“Don’t have one of those at the moment,” Keith said quietly, daring to meet Daelyn’s questioning dark eyes. For a few seconds, anyway, before he was looking at the lurid lettering on the Vampire’s t-shirt again. “And most of my friends are the long-distance kind.”
“I see.” Daelyn’s considering gaze was almost tangible, and under it, Keith flushed and swallowed the frog that’d somehow gotten lodged behind his larynx. “Well, as I said, bring yourself and that’ll be more than enough.”
“Okey dokey, Smokey!” Keith said cheerily then silently kicked himself for it.
“Excellent,” Daelyn murmured again. Then he chuckled once more. “I should warn you, however, from the number of doors slammed in my face and the stares of outright horror on some of our dear neighbors’ faces, I expect you’ll be the only one from Colonial Village at my little soiree.”
“Oh, I’m sure that’s not true.”
“Well, that makes one of us.” Daelyn sighed, but didn’t seem especially upset. “At any rate, that’ll mean more Mojitos and Doritos for the rest of us!”
With that, he turned and hopped off Keith’s top step and backed down the walk, finger-gunning Keith. “Remember: sunset, Friday! Be there or be square!”
“I will!” Keith called after Daelyn, waving even though the Vampire could no longer see him, having turned away with a wave of his own. Then Keith realized how that might have sounded and decided to clarify. “I mean, I’ll be there, not I’ll be square!”
Daelyn laughed as he walked away. “I know what you meant, Keith! Have a good night, yeah?”
“Yeah! You, too!”
Keith watched until Daelyn had gotten to the next condo—the Julians’ place—before stepping back into his own condo and closing the door. He leaned against it, smiling to himself and enjoying the way his heart still beat faster at just the memory of that innocent-yet-knowing smile. . . .
And Keith would have had to be blind to miss the elevator-eyes Daelyn had been giving him.
Of course, that could have been the kind of elevator-eyes one gives a potential meal . . . Daelyn being a Vampire and all . . . but Keith didn’t think it was that. Or at least not just that.
Not that any of that meant anything in the grander scheme of things. And yet . . . Keith found himself getting excited in a way he had never been before.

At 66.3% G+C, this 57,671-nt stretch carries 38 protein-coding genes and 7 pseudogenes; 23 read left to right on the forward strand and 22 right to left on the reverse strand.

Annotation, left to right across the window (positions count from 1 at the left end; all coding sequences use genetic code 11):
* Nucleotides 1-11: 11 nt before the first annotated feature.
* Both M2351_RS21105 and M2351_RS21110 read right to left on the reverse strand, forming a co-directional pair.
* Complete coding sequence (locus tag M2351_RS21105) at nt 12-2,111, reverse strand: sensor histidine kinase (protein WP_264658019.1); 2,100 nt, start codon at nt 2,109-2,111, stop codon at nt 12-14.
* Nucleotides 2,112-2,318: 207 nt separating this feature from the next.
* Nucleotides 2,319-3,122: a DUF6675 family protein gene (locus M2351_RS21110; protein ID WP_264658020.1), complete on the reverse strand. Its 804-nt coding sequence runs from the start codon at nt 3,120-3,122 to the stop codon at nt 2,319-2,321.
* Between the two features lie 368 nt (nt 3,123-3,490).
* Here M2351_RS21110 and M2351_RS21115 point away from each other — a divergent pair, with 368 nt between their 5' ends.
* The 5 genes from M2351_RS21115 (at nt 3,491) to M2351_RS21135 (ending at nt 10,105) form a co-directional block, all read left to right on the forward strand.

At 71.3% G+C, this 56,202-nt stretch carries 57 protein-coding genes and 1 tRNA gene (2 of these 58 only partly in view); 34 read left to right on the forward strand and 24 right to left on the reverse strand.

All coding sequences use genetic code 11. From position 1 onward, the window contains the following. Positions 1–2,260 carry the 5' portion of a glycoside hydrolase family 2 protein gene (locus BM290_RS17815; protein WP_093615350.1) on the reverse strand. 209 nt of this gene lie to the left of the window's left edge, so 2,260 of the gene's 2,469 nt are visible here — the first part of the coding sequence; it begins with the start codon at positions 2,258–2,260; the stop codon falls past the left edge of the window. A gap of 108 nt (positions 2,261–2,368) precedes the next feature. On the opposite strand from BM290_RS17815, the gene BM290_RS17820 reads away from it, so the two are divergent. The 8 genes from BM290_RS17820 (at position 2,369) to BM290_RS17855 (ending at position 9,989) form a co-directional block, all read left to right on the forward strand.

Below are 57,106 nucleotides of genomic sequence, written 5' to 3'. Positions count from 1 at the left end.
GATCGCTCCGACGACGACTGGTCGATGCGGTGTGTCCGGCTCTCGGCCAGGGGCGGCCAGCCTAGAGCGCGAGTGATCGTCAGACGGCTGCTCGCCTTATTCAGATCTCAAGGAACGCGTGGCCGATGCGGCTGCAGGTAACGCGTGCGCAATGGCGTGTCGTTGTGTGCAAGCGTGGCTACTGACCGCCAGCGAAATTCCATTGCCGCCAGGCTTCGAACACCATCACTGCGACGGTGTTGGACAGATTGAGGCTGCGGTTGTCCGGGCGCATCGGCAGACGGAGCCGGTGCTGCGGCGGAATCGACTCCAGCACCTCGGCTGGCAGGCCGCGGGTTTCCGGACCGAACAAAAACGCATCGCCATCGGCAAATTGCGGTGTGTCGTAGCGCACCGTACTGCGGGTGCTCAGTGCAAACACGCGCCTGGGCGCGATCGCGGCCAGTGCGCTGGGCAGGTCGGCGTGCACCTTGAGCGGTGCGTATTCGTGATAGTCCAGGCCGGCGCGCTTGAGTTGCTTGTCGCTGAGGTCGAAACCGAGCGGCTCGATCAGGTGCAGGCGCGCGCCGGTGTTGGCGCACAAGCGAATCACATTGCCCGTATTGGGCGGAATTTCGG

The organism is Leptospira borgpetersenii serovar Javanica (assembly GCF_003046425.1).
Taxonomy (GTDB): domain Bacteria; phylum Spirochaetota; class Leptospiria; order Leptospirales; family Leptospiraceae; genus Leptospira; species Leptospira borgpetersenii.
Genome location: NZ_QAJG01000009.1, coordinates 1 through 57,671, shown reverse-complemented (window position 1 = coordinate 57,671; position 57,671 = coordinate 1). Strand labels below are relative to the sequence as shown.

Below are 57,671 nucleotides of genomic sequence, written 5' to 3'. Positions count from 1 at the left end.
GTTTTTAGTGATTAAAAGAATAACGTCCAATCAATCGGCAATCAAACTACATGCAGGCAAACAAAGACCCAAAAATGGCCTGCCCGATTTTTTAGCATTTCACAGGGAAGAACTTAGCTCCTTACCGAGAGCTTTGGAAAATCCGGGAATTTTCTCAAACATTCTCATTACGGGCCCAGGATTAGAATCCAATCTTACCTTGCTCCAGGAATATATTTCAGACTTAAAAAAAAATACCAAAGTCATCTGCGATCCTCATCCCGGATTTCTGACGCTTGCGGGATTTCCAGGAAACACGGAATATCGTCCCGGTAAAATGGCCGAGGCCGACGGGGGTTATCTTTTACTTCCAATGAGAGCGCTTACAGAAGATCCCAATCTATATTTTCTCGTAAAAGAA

All over nothing, I’m sure, he thought drifting back to his quicksand sofa and sitting with a soft sigh. I’m likely just projecting my admittedly powerful attraction to him, onto him. What’re the odds someone like that would be attracted to someone like me?
“. . . what is Alsace-Lorraine? That is correct,” Alex Trebek informed one triumphant-looking contestant on the television. “And your wager was . . . 14, 001 . . . and that’s enough to take you to the semi-finals!”
The contestant nodded staidly and Keith sighed again, turning off the television. In its shiny, blank screen he could see his reflection. Long, lean body, mostly muscle, thanks to a decade of mornings and afternoons spent swimming—though not so much, recently, with the pool being out of service—sandy-blond hair topping a square, boy-next-door face that wasn’t handsome, so much as symmetrical. Ordinary-blue eyes were rendered sea-dark and mysterious by the television screen.
Keith knew he wasn’t a bad looking man—his current, eye-watering outfit of pink polo shirt, fluorescent orange swim trunks, and neon-green flip-flops aside—but he was definitely not in Daelyn Selithan’s league.
Best to just put this nonsense to bed. I’m no teenage girl, to be obsessed with a Vampire who probably wants nothing whatsoever to do with me, Keith thought, standing up, meaning to go start his Healthy Choice microwave dinner, when there was another knock on his door.
Heart beating faster for absolutely silly reasons—why would Daelyn Selithan be back so soon? Or at all?—Keith nonetheless hurried to the door and opened it.
There stood Daelyn Selithan, smiling almost sheepishly, hands shoved into his pockets.
“Is it perhaps to too late to take you up on your offer of a beer?” he asked, and Keith grinned, stepping aside with a flourish.
“I invite you in,” he said formally, and Daelyn met his eyes with an unreadable glance before stepping across the threshold and past Keith.
“Thank you,” he said solemnly, all hints of sheepishness and levity—of wry amusement—gone. “If at any time you feel the need to revoke that invitation, I’ll understand. Vampires make everyone . . . twitchy, it seems.”
“Not me,” Keith averred firmly, as he followed Daelyn into the living room. The Vampire looked around curiously before turning to face Keith, smiling that gorgeous smile. “Unless you come in and steal my television while I’m out, that invitation won’t be revoked.”
If anything, that gorgeous smile became downright incandescent and Keith’s heart really began to trip-hammer.
“I shall try to control myself . . . around your electronics, that is,” Daelyn added rather pointedly, giving Keith another once-over, this one slow, approving, and leaving no doubt as to the fact that it was being given. And it ended with Daelyn looking him squarely in the eyes, his own both challenging and inviting.
Blushing and grinning, Keith shut the door for the second and last time that night.